Hong Kong police fired tear gas and rubber bullets Saturday at protesters holding a banned rally against suspected triad gangs who beat up pro-democracy demonstrators near the Chinese border last weekend, tipping the finance hub further into chaos. Riot police used tear gas throughout the afternoon and evening in Yuen Long, a town close to the border, after tense standoffs with protesters, some of whom were throwing projectiles and had surrounded a police van.
Hospital authorities said nine people were injured, with five in a serious condition, as rubber bullets were fired later in the evening to disperse remaining protesters. Public anger has been raging since last Sunday when a gang of men in white T-shirts, armed with poles and batons, set upon anti-government protesters and bystanders in Yuen Long station.
That brazen assault—which hospitalised at least 45 people—marked an escalation of seven weeks of unprecedented political violence that shows little sign of abating as the city’s pro-Beijing leaders refuse to budge. Police have been heavily criticised for being too slow to respond to Sunday’s violence, fueling accusations of collusion or turning a blind eye to the pro-government mob—allegations the force has denied.
Hong Kong has been plunged into its worst crisis in recent history after millions of demonstrators took to the streets and sporadic violent confrontations erupted between police and pockets of hardcore protesters. The demonstrations were triggered by a controversial bill which would have allowed extraditions to mainland China, but have evolved into a call for wider democratic reforms and a halt to sliding freedoms. Saturday’s violence compounds the political crisis with the city’s leadership seemingly unable, or unwilling, to end the chaos.
Yuen Long is in Hong Kong’s New Territories, a rural area where many of the surrounding villages are known for triad connections and their staunch support for the pro-Beijing establishment. Police say they have arrested 12 people so far in connection with Sunday’s violence, nine of whom have known triad links.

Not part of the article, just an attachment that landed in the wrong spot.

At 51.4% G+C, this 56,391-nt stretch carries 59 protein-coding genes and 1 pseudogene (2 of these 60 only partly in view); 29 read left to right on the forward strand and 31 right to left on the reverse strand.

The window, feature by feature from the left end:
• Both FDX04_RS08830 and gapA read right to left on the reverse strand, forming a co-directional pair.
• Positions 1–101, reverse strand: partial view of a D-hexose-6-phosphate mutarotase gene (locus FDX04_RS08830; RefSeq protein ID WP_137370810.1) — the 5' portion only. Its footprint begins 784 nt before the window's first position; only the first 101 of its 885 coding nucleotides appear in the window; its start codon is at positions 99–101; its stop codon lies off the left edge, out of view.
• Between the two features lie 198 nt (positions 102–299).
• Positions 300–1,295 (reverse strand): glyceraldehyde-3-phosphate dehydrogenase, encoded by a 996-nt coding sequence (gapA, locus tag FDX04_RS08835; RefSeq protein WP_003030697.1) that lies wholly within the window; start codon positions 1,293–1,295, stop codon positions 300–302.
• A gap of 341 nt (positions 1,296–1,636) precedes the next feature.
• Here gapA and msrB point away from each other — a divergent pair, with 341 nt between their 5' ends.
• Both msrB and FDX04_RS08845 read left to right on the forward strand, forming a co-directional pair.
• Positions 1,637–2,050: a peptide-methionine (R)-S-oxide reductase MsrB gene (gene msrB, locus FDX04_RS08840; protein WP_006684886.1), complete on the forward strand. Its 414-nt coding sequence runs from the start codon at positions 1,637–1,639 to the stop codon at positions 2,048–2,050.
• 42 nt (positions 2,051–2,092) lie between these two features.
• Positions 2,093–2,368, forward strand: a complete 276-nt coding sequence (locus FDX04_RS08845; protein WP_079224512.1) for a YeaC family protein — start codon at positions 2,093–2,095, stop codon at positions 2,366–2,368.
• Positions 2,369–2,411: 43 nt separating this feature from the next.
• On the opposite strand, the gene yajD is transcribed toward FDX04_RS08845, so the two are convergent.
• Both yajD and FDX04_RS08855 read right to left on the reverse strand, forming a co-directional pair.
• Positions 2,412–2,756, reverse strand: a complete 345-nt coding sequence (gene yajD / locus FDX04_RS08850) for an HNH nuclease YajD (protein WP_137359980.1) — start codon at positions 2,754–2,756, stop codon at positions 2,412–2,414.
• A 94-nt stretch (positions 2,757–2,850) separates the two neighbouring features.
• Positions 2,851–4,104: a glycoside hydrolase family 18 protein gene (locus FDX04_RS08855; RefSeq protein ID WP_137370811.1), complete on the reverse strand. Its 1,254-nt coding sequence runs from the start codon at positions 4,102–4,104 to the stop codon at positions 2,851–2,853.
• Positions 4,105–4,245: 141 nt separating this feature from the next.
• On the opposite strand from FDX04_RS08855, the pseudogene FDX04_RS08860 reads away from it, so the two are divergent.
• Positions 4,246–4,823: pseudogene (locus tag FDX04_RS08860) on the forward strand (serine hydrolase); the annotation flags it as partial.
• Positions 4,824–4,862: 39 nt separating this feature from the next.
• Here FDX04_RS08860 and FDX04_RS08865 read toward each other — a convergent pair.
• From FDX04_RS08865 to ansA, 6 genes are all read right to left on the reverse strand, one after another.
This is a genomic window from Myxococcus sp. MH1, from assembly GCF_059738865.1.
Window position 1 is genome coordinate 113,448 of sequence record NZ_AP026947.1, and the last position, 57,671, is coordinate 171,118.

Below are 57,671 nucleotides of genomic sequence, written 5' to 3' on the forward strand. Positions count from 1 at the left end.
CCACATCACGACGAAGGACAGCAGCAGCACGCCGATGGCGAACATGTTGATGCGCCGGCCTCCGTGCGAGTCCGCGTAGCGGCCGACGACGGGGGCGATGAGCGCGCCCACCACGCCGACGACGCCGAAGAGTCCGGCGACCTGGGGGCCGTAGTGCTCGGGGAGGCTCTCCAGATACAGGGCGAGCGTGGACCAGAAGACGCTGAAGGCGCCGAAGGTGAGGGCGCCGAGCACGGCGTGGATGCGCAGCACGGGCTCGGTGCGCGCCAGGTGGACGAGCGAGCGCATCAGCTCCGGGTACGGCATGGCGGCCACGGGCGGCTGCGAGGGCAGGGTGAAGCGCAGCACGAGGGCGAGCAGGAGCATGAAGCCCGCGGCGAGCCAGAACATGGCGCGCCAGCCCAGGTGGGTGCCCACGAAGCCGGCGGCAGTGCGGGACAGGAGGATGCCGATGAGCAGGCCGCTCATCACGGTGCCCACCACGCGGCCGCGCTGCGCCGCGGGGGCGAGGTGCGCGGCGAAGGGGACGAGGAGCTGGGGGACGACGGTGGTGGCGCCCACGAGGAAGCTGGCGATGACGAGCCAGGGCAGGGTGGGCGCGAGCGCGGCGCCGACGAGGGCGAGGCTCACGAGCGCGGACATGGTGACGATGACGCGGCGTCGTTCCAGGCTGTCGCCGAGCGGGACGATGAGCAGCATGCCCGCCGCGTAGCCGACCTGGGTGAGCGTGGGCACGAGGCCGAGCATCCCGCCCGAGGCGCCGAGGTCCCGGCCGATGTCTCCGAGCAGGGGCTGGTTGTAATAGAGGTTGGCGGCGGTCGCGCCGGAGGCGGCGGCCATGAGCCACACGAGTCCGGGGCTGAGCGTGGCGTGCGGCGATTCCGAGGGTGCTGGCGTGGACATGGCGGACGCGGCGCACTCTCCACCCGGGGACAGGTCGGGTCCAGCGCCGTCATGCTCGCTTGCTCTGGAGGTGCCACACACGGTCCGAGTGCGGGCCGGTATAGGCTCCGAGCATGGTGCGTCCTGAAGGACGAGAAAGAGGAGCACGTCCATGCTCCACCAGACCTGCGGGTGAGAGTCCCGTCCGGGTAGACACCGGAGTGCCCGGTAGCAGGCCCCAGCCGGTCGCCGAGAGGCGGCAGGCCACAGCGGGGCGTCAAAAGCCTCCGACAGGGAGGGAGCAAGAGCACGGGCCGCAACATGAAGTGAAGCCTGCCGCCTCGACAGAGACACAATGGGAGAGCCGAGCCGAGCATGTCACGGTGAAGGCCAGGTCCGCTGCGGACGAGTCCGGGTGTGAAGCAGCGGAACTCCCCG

The white shirt mob ran into two villages near Yuen Long station after their attack and later left without police making any arrests despite a large presence of officers. These two villages became the focus of protesters' anger on Saturday. The rally began peacefully. But small groups of more hardcore protesters, many in helmets and carrying shields, confronted police outside the villages and accused them of protecting triads.
Tensions soon rose with projectiles hurled and a police van containing officers surrounded and daubed in graffiti. Soon tear gas rounds were arcing through the air and a now-familiar pattern of running battles between police and protesters began. Throughout the afternoon and into the evening protesters formed shield walls of umbrellas, scattering each time new volleys of tear gas came their way. Some hurled bricks and stones at police.
On one road, a parked Lexus that was found to have wooden sticks and clubs similar to those used in Sunday’s attacks inside it—as well as a Samurai-style sword—had been trashed. By late evening only some 200 protesters remained around the main station.
In a rare move, police banned Saturday’s rally saying they feared reprisal attacks against villagers from protesters, a decision that only heightened anger towards a force already perceived to be protecting pro-government aggressors.
Social messaging channels used to organise the largely leaderless movement filled with calls for people to go on a “shopping spree” in Yuen Long or play the popular mobile game Pokemon Go there.
Crowds spilled out of Yuen Long’s main station on Saturday afternoon as the illegal march began peacefully. Many shops were shuttered. One woman surnamed Cheung said she wanted to show “we are not afraid and that Hong Kongers won’t cower in fear”.
“The police and (the government) are together suppressing people’s freedom to express their views,” she added.
Weeks of unprecedented protests with huge turnouts—as well as frequent clashes and the sacking of parliament—have had little luck persuading Beijing or Hong Kong’s leaders. Beijing has issued increasingly shrill condemnations in the last fortnight, but has left it to the city’s semi-autonomous government to deal with the situation. City leader Carrie Lam has shown no sign of backing down beyond agreeing to suspend the extradition bill.
On Friday thousands held a 10-hour protest at the airport arrival hall in a bid to “educate” visitors about their movement—especially those on the Chinese mainland where news is heavily censored. The protest was peaceful and there was no disruption to flights. Protesters also plan to march on Sunday through a district where riot police fired tear gas and rubber bullets at projectile-hurling protesters the week before.